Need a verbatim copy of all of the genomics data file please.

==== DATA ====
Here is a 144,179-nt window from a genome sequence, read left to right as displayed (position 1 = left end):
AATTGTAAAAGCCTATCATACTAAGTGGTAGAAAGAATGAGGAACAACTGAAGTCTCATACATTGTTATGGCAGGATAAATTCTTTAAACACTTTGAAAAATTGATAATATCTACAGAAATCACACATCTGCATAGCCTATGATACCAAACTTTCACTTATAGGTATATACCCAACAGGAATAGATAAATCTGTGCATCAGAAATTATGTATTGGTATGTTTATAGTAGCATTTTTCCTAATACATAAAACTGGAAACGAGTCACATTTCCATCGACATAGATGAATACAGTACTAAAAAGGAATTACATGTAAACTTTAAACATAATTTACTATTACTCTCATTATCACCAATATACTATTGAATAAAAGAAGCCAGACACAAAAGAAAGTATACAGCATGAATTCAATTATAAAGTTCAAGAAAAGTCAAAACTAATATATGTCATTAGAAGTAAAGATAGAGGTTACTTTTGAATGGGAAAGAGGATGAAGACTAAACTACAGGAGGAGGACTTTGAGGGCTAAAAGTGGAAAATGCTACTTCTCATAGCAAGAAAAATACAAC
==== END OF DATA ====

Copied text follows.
Here is a 144,179-nt window from a genome sequence, read left to right as displayed (position 1 = left end):
AATTGTAAAAGCCTATCATACTAAGTGGTAGAAAGAATGAGGAACAACTGAAGTCTCATACATTGTTATGGCAGGATAAATTCTTTAAACACTTTGAAAAATTGATAATATCTACAGAAATCACACATCTGCATAGCCTATGATACCAAACTTTCACTTATAGGTATATACCCAACAGGAATAGATAAATCTGTGCATCAGAAATTATGTATTGGTATGTTTATAGTAGCATTTTTCCTAATACATAAAACTGGAAACGAGTCACATTTCCATCGACATAGATGAATACAGTACTAAAAAGGAATTACATGTAAACTTTAAACATAATTTACTATTACTCTCATTATCACCAATATACTATTGAATAAAAGAAGCCAGACACAAAAGAAAGTATACAGCATGAATTCAATTATAAAGTTCAAGAAAAGTCAAAACTAATATATGTCATTAGAAGTAAAGATAGAGGTTACTTTTGAATGGGAAAGAGGATGAAGACTAAACTACAGGAGGAGGACTTTGAGGGCTAAAAGTGGAAAATGCTACTTCTCATAGCAAGAAAAATACAAC